McCutchen is still recovering from surgery to repair a torn ACL in his left knee, which he suffered in early June of last year, and he’s not going to fully recovered in time for the start of the season. At the time of his injury, McCutchen in his first season in Philly was enjoying solid production, as he put up a line of .256/.378/.457 (115 OPS+) with 10 home runs and 43 walks in 59 games. That’s in addition to seeing time in left and center. For his career, the 33-year-old former NL MVP owns an OPS+ of 134 and a WAR of 43.6 across parts of 11 major league seasons, most of them with the cross-state Pirates. The injury was an uncharacteristic one for McCutchen, who played in at least 153 games in eight of his first nine full seasons in the majors.

We can expect Phillies fans to take this with quiet dignity, right?

 

QLE Posted: February 29, 2020 at 12:40 AM | 5 comment(s)
  Beats: andrew mccutchen, knee, opening day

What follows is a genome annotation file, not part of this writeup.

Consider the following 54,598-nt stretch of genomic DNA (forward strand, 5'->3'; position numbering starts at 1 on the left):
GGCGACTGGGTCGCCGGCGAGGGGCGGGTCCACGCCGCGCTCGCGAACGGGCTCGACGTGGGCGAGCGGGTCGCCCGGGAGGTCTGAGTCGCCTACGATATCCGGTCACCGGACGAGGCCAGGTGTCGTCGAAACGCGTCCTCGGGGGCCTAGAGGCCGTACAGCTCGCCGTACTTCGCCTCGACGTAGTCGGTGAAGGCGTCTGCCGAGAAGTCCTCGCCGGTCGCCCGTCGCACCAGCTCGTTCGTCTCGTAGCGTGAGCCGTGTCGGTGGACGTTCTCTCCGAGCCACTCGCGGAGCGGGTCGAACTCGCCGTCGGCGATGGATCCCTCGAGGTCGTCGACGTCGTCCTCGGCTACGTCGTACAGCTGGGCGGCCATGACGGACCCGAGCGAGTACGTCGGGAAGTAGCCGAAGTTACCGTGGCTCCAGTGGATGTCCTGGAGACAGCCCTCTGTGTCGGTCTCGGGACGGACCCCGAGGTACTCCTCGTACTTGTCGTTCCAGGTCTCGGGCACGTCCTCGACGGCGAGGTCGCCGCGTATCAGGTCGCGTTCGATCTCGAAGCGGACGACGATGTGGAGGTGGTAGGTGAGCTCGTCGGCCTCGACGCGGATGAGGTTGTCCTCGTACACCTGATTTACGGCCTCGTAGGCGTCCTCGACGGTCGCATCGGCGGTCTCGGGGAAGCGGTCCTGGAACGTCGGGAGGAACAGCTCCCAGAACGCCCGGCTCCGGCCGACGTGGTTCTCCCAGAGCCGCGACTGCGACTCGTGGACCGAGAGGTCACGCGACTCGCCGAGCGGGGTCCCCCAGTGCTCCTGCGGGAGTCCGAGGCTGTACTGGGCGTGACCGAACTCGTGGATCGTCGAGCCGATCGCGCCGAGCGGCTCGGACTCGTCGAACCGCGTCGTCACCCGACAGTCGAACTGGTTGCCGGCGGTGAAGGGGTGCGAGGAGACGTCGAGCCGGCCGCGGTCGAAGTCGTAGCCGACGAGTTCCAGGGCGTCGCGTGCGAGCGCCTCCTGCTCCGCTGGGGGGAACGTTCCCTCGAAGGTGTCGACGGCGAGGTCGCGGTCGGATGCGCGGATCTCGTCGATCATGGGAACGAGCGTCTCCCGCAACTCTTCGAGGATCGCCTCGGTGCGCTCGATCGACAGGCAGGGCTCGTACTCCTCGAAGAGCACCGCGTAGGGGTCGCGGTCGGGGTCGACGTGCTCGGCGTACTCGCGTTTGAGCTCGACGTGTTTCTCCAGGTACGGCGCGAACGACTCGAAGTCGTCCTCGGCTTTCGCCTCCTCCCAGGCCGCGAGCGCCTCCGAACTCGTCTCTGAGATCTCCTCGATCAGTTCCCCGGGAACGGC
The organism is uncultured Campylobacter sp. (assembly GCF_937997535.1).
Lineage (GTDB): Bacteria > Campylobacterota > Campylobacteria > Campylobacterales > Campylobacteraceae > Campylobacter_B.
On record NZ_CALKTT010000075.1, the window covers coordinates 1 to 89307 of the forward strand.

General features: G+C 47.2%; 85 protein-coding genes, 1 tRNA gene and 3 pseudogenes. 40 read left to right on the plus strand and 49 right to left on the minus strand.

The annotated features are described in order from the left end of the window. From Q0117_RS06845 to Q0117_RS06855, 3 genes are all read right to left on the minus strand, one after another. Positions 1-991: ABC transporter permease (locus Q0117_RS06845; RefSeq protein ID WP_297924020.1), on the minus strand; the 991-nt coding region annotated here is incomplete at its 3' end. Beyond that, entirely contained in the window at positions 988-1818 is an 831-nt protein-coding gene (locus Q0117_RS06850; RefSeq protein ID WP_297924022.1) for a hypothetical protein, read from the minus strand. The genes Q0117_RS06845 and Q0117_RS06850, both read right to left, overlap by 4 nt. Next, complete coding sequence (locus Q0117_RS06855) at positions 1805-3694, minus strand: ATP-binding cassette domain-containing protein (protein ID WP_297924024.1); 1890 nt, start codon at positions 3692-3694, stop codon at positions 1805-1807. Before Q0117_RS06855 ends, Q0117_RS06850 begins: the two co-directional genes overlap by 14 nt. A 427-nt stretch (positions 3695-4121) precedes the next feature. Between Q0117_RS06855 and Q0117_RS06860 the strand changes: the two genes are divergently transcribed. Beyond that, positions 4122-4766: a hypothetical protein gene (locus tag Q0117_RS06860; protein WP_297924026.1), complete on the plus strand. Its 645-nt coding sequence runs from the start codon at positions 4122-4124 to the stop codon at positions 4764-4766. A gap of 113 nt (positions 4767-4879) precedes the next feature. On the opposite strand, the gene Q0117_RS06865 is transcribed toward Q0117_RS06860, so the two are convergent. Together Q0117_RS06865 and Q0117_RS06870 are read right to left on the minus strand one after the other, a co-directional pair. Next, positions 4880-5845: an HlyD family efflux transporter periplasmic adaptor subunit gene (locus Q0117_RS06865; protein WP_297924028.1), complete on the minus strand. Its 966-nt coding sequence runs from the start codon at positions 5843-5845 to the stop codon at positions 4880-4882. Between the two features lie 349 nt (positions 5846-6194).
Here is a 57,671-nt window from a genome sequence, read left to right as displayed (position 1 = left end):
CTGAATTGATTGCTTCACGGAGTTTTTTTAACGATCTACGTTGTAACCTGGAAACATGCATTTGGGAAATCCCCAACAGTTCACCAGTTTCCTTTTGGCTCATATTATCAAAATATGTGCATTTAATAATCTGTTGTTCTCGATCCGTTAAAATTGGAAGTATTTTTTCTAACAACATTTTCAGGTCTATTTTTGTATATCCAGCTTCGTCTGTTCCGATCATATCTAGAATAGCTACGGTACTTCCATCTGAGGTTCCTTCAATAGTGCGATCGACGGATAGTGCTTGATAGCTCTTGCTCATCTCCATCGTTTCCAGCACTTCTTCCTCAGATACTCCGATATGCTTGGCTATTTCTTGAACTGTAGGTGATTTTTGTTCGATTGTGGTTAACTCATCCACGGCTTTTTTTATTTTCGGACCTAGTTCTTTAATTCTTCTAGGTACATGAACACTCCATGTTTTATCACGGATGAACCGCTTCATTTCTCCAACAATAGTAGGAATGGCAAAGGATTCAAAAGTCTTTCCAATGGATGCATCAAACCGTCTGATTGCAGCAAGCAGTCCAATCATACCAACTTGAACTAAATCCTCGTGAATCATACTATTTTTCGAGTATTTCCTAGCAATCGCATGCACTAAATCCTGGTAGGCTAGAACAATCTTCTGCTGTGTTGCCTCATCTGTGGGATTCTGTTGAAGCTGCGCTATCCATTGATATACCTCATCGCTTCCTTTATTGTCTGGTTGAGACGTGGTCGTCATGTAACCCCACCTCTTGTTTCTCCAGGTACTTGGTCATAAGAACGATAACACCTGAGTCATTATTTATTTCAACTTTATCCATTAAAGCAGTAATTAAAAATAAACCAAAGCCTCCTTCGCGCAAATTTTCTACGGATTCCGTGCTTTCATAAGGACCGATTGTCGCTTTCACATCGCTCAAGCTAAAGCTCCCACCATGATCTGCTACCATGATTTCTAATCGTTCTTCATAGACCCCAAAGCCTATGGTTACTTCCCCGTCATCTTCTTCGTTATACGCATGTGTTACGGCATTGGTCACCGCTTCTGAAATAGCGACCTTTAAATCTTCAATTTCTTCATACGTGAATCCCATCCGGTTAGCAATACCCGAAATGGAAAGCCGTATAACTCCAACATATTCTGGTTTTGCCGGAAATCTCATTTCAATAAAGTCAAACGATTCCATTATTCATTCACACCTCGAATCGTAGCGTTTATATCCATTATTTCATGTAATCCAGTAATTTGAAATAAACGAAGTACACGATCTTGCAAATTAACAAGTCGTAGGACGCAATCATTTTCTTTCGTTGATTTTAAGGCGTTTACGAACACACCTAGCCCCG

Friday, February 28, 2020

Astros, ‘Field of Dreams’ game highlight 2020 MLB schedule

CHICAGO (AP) — The Washington Nationals defend their first championship. The Houston Astros take on, well, the world. Major league baseball comes to Iowa — and returns to London.

Here are a handful of dates to mark on the calendar:

THURSDAY, MARCH 26

St. Louis Cardinals at Cincinnati Reds: Nick Castellanos brings his “Every day is opening day” mantra to Cincinnati, where opening day is pretty much a city-wide holiday. The quirky outfielder signed a $64 million, four-year contract with Cincinnati in January, a key part of an active offseason for the refurbished Reds. The Cardinals, led by Jack Flaherty and Paul Goldschmidt, are going for their second straight NL Central title.

So, see anything you want to attend?

QLE Posted: February 28, 2020 at 01:05 AM | 1 comment(s)